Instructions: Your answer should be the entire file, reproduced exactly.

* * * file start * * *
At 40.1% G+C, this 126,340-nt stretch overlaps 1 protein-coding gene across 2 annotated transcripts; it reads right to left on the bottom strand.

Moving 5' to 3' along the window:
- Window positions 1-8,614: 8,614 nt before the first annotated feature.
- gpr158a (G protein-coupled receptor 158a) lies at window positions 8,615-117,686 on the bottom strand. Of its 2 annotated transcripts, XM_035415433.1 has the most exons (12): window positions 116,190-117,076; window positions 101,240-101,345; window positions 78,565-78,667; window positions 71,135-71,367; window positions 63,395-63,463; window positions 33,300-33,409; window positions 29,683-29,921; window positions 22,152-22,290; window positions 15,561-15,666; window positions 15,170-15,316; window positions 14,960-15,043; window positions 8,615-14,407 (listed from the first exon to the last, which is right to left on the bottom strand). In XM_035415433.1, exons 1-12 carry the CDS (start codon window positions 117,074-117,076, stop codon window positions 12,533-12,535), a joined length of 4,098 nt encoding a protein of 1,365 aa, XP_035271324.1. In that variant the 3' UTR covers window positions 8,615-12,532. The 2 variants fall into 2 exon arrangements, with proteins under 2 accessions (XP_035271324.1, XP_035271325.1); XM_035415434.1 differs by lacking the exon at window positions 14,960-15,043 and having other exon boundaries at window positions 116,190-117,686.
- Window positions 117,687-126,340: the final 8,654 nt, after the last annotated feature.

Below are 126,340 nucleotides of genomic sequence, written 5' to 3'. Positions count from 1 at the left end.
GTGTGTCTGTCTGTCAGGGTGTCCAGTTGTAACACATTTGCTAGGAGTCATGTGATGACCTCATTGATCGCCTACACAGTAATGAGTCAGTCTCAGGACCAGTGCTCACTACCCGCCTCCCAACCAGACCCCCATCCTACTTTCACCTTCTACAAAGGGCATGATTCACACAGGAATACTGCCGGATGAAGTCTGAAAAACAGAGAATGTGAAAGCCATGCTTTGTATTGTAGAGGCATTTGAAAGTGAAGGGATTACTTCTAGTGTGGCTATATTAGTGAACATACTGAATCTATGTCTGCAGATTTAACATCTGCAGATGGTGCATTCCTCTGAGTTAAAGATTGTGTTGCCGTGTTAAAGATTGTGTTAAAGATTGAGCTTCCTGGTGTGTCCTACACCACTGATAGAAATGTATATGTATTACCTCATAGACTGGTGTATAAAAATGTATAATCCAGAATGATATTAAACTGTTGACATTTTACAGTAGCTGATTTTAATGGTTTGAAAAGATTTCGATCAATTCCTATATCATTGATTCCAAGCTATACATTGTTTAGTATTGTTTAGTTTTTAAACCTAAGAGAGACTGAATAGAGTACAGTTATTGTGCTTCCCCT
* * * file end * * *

At 40.1% G+C, this 126,340-nt stretch overlaps 1 protein-coding gene across 2 annotated transcripts; it reads right to left on the bottom strand.

Moving 5' to 3' along the window:
- Window positions 1-8,614: 8,614 nt before the first annotated feature.
- gpr158a (G protein-coupled receptor 158a) lies at window positions 8,615-117,686 on the bottom strand. Of its 2 annotated transcripts, XM_035415433.1 has the most exons (12): window positions 116,190-117,076; window positions 101,240-101,345; window positions 78,565-78,667; window positions 71,135-71,367; window positions 63,395-63,463; window positions 33,300-33,409; window positions 29,683-29,921; window positions 22,152-22,290; window positions 15,561-15,666; window positions 15,170-15,316; window positions 14,960-15,043; window positions 8,615-14,407 (listed from the first exon to the last, which is right to left on the bottom strand). In XM_035415433.1, exons 1-12 carry the CDS (start codon window positions 117,074-117,076, stop codon window positions 12,533-12,535), a joined length of 4,098 nt encoding a protein of 1,365 aa, XP_035271324.1. In that variant the 3' UTR covers window positions 8,615-12,532. The 2 variants fall into 2 exon arrangements, with proteins under 2 accessions (XP_035271324.1, XP_035271325.1); XM_035415434.1 differs by lacking the exon at window positions 14,960-15,043 and having other exon boundaries at window positions 116,190-117,686.
- Window positions 117,687-126,340: the final 8,654 nt, after the last annotated feature.

Below are 126,340 nucleotides of genomic sequence, written 5' to 3'. Positions count from 1 at the left end.
GTGTGTCTGTCTGTCAGGGTGTCCAGTTGTAACACATTTGCTAGGAGTCATGTGATGACCTCATTGATCGCCTACACAGTAATGAGTCAGTCTCAGGACCAGTGCTCACTACCCGCCTCCCAACCAGACCCCCATCCTACTTTCACCTTCTACAAAGGGCATGATTCACACAGGAATACTGCCGGATGAAGTCTGAAAAACAGAGAATGTGAAAGCCATGCTTTGTATTGTAGAGGCATTTGAAAGTGAAGGGATTACTTCTAGTGTGGCTATATTAGTGAACATACTGAATCTATGTCTGCAGATTTAACATCTGCAGATGGTGCATTCCTCTGAGTTAAAGATTGTGTTGCCGTGTTAAAGATTGTGTTAAAGATTGAGCTTCCTGGTGTGTCCTACACCACTGATAGAAATGTATATGTATTACCTCATAGACTGGTGTATAAAAATGTATAATCCAGAATGATATTAAACTGTTGACATTTTACAGTAGCTGATTTTAATGGTTTGAAAAGATTTCGATCAATTCCTATATCATTGATTCCAAGCTATACATTGTTTAGTATTGTTTAGTTTTTAAACCTAAGAGAGACTGAATAGAGTACAGTTATTGTGCTTCCCCT